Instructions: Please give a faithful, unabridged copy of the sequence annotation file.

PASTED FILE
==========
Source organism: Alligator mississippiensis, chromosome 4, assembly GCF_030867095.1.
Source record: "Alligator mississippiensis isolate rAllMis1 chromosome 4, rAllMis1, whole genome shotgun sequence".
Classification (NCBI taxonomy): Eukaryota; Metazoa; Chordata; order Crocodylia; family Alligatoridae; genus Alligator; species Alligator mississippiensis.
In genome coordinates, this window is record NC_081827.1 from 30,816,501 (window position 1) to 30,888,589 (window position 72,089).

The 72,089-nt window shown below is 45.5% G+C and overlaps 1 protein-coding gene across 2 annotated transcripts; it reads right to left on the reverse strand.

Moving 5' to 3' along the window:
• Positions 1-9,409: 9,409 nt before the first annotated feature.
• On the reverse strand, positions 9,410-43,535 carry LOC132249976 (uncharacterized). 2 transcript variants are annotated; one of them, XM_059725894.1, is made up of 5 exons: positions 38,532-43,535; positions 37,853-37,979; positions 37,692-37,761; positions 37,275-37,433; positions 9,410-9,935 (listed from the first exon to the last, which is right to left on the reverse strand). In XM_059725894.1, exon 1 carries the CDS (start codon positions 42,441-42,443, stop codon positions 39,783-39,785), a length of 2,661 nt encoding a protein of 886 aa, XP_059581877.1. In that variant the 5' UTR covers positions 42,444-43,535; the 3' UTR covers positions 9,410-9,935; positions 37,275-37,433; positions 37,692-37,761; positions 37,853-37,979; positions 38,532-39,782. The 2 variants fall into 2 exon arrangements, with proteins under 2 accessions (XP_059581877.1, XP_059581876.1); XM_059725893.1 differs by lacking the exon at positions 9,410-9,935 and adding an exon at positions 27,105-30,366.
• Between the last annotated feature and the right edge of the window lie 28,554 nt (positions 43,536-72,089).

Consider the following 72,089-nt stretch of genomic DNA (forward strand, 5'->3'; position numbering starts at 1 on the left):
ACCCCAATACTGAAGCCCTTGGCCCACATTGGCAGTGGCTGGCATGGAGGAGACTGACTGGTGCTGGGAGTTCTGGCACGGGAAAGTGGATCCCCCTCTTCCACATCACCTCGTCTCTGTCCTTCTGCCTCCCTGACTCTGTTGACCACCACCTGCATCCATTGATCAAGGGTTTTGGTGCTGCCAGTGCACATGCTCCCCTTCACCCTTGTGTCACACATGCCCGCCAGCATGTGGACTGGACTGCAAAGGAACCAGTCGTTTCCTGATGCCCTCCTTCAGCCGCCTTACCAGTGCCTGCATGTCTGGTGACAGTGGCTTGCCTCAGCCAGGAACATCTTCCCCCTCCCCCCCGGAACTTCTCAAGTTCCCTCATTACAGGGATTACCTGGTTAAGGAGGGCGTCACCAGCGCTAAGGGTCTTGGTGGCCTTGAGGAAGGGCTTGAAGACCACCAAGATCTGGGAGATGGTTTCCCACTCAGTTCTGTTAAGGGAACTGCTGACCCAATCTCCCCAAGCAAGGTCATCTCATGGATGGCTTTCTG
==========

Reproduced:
Source organism: Alligator mississippiensis, chromosome 4, assembly GCF_030867095.1.
Source record: "Alligator mississippiensis isolate rAllMis1 chromosome 4, rAllMis1, whole genome shotgun sequence".
Classification (NCBI taxonomy): Eukaryota; Metazoa; Chordata; order Crocodylia; family Alligatoridae; genus Alligator; species Alligator mississippiensis.
In genome coordinates, this window is record NC_081827.1 from 30,816,501 (window position 1) to 30,888,589 (window position 72,089).

The 72,089-nt window shown below is 45.5% G+C and overlaps 1 protein-coding gene across 2 annotated transcripts; it reads right to left on the reverse strand.

Moving 5' to 3' along the window:
• Positions 1-9,409: 9,409 nt before the first annotated feature.
• On the reverse strand, positions 9,410-43,535 carry LOC132249976 (uncharacterized). 2 transcript variants are annotated; one of them, XM_059725894.1, is made up of 5 exons: positions 38,532-43,535; positions 37,853-37,979; positions 37,692-37,761; positions 37,275-37,433; positions 9,410-9,935 (listed from the first exon to the last, which is right to left on the reverse strand). In XM_059725894.1, exon 1 carries the CDS (start codon positions 42,441-42,443, stop codon positions 39,783-39,785), a length of 2,661 nt encoding a protein of 886 aa, XP_059581877.1. In that variant the 5' UTR covers positions 42,444-43,535; the 3' UTR covers positions 9,410-9,935; positions 37,275-37,433; positions 37,692-37,761; positions 37,853-37,979; positions 38,532-39,782. The 2 variants fall into 2 exon arrangements, with proteins under 2 accessions (XP_059581877.1, XP_059581876.1); XM_059725893.1 differs by lacking the exon at positions 9,410-9,935 and adding an exon at positions 27,105-30,366.
• Between the last annotated feature and the right edge of the window lie 28,554 nt (positions 43,536-72,089).

Consider the following 72,089-nt stretch of genomic DNA (forward strand, 5'->3'; position numbering starts at 1 on the left):
ACCCCAATACTGAAGCCCTTGGCCCACATTGGCAGTGGCTGGCATGGAGGAGACTGACTGGTGCTGGGAGTTCTGGCACGGGAAAGTGGATCCCCCTCTTCCACATCACCTCGTCTCTGTCCTTCTGCCTCCCTGACTCTGTTGACCACCACCTGCATCCATTGATCAAGGGTTTTGGTGCTGCCAGTGCACATGCTCCCCTTCACCCTTGTGTCACACATGCCCGCCAGCATGTGGACTGGACTGCAAAGGAACCAGTCGTTTCCTGATGCCCTCCTTCAGCCGCCTTACCAGTGCCTGCATGTCTGGTGACAGTGGCTTGCCTCAGCCAGGAACATCTTCCCCCTCCCCCCCGGAACTTCTCAAGTTCCCTCATTACAGGGATTACCTGGTTAAGGAGGGCGTCACCAGCGCTAAGGGTCTTGGTGGCCTTGAGGAAGGGCTTGAAGACCACCAAGATCTGGGAGATGGTTTCCCACTCAGTTCTGTTAAGGGAACTGCTGACCCAATCTCCCCAAGCAAGGTCATCTCATGGATGGCTTTCTG